IN GOD’S RECONCILING GRACE — Rev. Bernard de Margerie and Bishop Don Bolen presented de Margerie’s newly published book of prayers focused on Christian Unity to representatives from across the diocese Sept. 10 at an Administration Day held at the Cathedral of the Holy Family in Saskatoon. In God’s Reconciling Grace is being offered free of charge to all Christians, across denominational lines. (Yaworski photo)
New book presented at Administration Day
By Kiply Lukan Yaworski
SASKATOON — A unique new book of prayers and reflections focused on Christian reconciliation and unity was launched at a diocesan Administration Day Sept. 10 at the Cathedral of the Holy Family in Saskatoon.
The 235-page prayer resource — entitled In God’s Reconciling Grace — is designed to foster greater reconciliation and unity among divided Christians, explained author and editor Rev. Bernard de Margerie. “It is offered as gift, free of charge, to all churches and to all Christian faithful, across denominational boundaries.”
“This book is a great friend of anybody who wants to be an artisan of reconciliation,” said Saskatoon Bishop Donald Bolen, adding that he is not aware of any other book like it, in any other language, anywhere in the world.
“I consulted with the Pontifical Council for the Promotion of Christian Unity in Rome, where I used to work, and nobody knew of a textual resource like this to pray for Christian unity,” Bolen told parish and ministry leaders gathered for Administration Day.
Printing costs have been covered by donations, and therefore the book can be offered free of charge to churches and interested individuals across the diocese, as well as regionally, nationally and internationally, said Bolen.
A focus on Christian unity has been a priority for de Margerie throughout his 56 years as a diocesan priest, a calling born in the earliest days of Vatican II.
The founder of the Prairie Centre for Ecumenism in Saskatoon, de Margerie wrote about half of the texts included in the book, and the rest were “gleaned from any number of sources of ecumenical prayer and ecumenical thinking about how to do our part to help heal the divisions in the Body of Christ,” he explained.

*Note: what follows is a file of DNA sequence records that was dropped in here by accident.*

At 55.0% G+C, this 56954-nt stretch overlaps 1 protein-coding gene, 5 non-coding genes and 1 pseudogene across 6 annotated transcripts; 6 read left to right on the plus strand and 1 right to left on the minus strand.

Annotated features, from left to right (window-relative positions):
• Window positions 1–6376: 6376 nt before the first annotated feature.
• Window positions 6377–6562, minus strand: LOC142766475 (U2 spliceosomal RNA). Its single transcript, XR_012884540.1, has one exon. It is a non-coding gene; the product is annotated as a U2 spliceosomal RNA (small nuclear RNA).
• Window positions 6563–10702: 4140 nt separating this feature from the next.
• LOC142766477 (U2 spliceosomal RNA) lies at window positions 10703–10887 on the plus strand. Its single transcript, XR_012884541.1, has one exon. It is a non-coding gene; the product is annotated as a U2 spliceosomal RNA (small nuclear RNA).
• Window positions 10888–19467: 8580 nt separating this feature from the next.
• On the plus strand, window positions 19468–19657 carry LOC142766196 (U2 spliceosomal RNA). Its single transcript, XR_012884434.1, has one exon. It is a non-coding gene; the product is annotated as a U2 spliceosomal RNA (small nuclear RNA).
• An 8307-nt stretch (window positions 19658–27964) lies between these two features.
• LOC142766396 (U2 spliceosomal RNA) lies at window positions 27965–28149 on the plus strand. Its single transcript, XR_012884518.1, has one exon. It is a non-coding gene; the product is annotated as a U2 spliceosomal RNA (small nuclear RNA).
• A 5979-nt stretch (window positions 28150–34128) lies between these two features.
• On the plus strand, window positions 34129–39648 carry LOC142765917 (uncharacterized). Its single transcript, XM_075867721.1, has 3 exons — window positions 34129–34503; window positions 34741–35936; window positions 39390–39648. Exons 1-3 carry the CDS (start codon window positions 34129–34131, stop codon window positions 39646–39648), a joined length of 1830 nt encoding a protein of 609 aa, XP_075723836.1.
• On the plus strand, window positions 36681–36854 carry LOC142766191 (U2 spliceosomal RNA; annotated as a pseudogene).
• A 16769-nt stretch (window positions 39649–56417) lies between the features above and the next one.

This fall is the 50th anniversary of the Second Vatican Council’s Decree on Ecumenism: Unitatis Redintegratio, de Margerie noted. “Fifty years ago, the Catholic Church declared in the most solemn way possible, that from now on, we’re going to play a big part to try and heal those divisions, in obedience to the will and to the prayer of Christ.”
“I consider the writing of this book — and now its distribution — as an act of ministry, in the service of the Gospel,” he said. “It’s the Christian ministry of reconciliation.”
The point of the book, he said, “is to encourage reflection, discernment and especially prayer: what we call spiritual ecumenism.”
De Margerie describes the volume as a “school of prayer” that seeks conversion of hearts. “The book is a school where minds and hearts can learn, humbly and patiently, the basic gifts, demands, hopes, changed attitudes, that make up an ecumenical heart.”
In the introduction to the book, de Margerie stated: “It will hopefully be offered and placed in the hands of the Christian people, at the grassroots, across denominational lines, on a generously wide basis. It is offered especially as a humble gift and instrument to those who are called, or may be called in the future, to spend themselves in this singular act of ecclesial faithfulness, committed prayer and intercession for the healing of the Body of Christ.”
Endorsed by local Christian leaders from a range of traditions and denominations, In God’s Reconciling Grace has five sections.
Prayer Matters introduces ecumenical prayer in its many dimensions and implications, including prayers that “correct attitudes, name pitfalls and deal with stereotypes,” he said.
In part two of the book — Christian Communities Praying with and for Each Other — de Margerie offers resources to encourage different denominations to pray for each other.
Part three of the book is entitled Denominational Voices at Prayer, featuring prayers for Christian unity found within different traditions.
The fourth section of the book offers resource texts as “food for discernment” and the final section contains a number of ecumenical prayer services for Christian reconciliation and unity.
“The favourable time, the time of grace, is now!” urged de Margerie, expressing his hope that leaders and animators will take the new resource and help to breathe life into the use of the book among groups and congregations, families and parishioners.
“Our people will need help. But all this effort is grace leading to grace,” he said.
Prayer is a vital part of ecumenical effort, said Bolen. “Unity always comes as a gift of the Holy Spirit. Unity is always a sign of God’s Spirit at work. — but the Lord does build on our prayerful desire to be one, to be instruments of reconciliation.
The bishop noted that the new book has been a lifetime in the making for de Margerie. “In God’s Reconciling Grace is a mirror of Father Bernard’s whole life.”
The Administration Day launch of the book ended with de Margerie’s colleagues giving the priest a standing ovation.